The queer student group I helped run as an undergraduate did semesterly 'drag days' during Pride Week and Coming Out Week. They were a ton of fun; I have many fond memories of applying mascara to my scarce lip hair, going shopping for ace bandages, borrowing my best friend's clothes, and filling unlubricated condoms with dollar-store hair gel (much more comfortable than a rolled tube sock, let me tell you). At a post-drag-day conversation one year, someone said that they really hoped that those who had participated had taken their experience and really thought about what it meant to be a trans student on our campus.
My only reaction was, "Oh hell no."
I didn't learn anything
about what it's like being trans on my campus by crossdressing for a day. I wasn't physically threatened when I attempted to enter women's bathrooms; nobody hollered anything offensive at me; when people talked about me as a woman wearing a fake mustache (nobody was looking at my crotch, sadface), it didn't hurt me to be called a woman; I didn't have to contest my housing assignment or the name on my ID, not once. I did get a sense for how my body felt when trying to perform a sort of masculinity, and learned that I liked it--but I performed all sorts
of masculinity in college, from wearing ties at Model UN conferences to making jokes about dating a woman who went to our traditional "sister college." And none of them taught me what it was like to be a trans man, or a trans woman, for that matter.
There are certain sorts of experiences that you cannot have for yourself.
You have observe the edges of them, you can watch other people having them, you can listen to other people's stories about them, you can draw analogies between experiences you've had and ones that others describe. But you cannot just acquire them. I have been a racial minority in my neighborhood, but that does not teach me what it means to be a person of color in a white community. I have passed for a biological parent, but I will never know what it is like to have been pregnant and have given birth, to have that sort of a connection to a child. I have worn hijab, but I will never know what it is like to be a Muslim woman who covers for religious or personal or cultural reasons. That's not accessible to me, not without a series of changes of identity that aren't likely for me, not at this point in my life.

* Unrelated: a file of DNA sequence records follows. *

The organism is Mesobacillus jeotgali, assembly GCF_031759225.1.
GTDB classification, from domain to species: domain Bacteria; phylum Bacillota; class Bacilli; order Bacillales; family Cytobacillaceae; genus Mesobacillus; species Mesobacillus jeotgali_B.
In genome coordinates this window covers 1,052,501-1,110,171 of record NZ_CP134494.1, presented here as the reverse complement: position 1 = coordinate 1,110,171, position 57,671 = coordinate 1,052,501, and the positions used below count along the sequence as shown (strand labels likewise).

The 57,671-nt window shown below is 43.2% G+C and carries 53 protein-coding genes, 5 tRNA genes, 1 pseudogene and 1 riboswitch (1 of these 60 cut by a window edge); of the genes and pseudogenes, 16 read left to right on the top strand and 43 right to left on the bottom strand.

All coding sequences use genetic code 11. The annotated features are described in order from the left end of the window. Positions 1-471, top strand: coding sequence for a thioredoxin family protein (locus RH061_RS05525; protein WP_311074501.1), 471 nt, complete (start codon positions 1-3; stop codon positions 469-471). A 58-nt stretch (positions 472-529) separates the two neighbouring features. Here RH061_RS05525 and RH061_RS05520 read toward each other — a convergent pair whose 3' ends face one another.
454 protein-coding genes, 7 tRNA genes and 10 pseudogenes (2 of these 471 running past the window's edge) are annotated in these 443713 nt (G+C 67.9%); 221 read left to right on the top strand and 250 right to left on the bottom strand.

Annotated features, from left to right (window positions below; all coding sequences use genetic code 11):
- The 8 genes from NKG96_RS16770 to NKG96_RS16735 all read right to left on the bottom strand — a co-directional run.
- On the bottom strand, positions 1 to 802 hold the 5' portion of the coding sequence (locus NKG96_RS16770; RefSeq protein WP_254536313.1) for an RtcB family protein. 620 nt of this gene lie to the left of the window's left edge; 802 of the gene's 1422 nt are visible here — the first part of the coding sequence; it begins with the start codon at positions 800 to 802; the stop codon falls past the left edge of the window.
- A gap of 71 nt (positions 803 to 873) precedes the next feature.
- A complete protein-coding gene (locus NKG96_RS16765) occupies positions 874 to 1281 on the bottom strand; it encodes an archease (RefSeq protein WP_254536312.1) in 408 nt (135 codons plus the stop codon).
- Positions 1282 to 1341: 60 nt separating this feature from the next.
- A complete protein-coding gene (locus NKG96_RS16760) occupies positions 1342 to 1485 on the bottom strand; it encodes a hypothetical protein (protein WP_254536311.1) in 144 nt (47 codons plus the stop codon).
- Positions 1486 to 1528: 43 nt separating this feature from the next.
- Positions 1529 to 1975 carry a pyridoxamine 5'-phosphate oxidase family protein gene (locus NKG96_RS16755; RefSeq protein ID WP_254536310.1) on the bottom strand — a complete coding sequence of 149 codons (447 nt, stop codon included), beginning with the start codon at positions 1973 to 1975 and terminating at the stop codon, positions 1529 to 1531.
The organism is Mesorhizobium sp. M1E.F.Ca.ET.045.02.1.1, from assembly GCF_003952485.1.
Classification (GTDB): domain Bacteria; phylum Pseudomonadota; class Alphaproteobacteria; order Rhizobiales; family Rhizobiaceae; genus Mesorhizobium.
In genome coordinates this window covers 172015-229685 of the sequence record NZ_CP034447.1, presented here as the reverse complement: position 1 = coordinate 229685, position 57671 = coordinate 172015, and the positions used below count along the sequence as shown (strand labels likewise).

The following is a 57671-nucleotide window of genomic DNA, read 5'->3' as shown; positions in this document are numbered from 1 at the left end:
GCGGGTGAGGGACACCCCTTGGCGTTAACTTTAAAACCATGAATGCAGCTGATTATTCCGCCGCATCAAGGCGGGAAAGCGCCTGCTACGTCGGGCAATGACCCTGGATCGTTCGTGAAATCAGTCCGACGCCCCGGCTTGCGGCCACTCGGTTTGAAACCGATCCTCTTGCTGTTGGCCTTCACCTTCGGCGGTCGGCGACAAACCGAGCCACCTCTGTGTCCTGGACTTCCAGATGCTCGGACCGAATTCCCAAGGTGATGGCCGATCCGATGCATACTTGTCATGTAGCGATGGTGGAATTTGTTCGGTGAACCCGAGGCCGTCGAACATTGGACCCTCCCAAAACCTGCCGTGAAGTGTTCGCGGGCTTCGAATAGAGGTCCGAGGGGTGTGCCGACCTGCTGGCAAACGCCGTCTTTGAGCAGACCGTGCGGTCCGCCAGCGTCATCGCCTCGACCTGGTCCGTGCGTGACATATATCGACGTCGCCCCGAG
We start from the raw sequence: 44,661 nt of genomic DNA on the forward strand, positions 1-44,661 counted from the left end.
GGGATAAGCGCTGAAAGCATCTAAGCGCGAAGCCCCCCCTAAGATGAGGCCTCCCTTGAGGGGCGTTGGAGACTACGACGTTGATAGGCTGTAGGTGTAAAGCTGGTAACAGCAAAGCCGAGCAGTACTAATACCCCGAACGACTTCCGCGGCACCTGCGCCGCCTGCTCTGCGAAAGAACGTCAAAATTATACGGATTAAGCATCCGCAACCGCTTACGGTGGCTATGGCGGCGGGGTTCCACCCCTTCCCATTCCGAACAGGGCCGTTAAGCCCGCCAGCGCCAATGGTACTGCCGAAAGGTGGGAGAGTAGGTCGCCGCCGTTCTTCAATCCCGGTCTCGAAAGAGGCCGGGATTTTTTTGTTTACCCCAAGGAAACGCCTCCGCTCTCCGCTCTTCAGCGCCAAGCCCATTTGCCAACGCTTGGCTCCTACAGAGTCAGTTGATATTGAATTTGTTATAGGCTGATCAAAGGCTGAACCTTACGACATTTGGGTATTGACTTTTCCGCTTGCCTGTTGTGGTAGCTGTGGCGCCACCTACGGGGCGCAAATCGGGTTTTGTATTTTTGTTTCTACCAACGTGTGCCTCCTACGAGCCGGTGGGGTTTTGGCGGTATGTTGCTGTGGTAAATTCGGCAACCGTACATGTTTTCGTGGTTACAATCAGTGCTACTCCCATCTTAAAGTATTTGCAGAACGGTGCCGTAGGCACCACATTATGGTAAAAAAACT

The way I can know what Muslim women who cover experience is by asking them, and then by listening. If the only way you will believe that muhajjabat experience discrimination is by wearing hijab and being discriminated against yourself, then you're calling all muhajjabat liars.
You're refusing to admit that they may have an experience you cannot have. You're assuming that they can't be trusted to report on what has happened to them; you're arguing that their impressions and feelings about their experiences are probably exaggerations or misconceptions or paranoia or lies.
I'm glad of the times I've worn hijab. They have taught me something; that having a piece of cloth wrapped around my head changes the way I hold my neck; that if the scarf isn't secured with pins or tight knots, I'm constantly monitoring it, and it becomes difficult to take interview notes; that other women are compassionate, and will tuck flyaway hairs back under your scarf so as not to embarrass you. But they haven't taught me anything about being a muhajjaba, because I'm not.
This is one of those uncomfortable parts about choosing to make yourself an ally to communities you're not a part of, particularly when there's a clear privilege differential between you and them. You have to accept, and become comfortable, with not knowing some things through direct experience, with knowing that you'll have gaps. So as much as the non-opposition of the muslimahs I've spoken with has nudged me along towards being less dismissive of hijab drag, I still oppose it from my position as an ally activist and academic. I don't want us to forget that we are not in the communities we're working with, no matter how long we're there. We have to get used to being uncomfortable, not to forget that we should be.
So if you feel called to participate in hijab drag as an act of solidarity, and checking in with the muslimahs around you suggests none of them would take offense, do it. But don't be presumptuous about what you'll learn. And maybe you didn't need to wear the scarf to do it.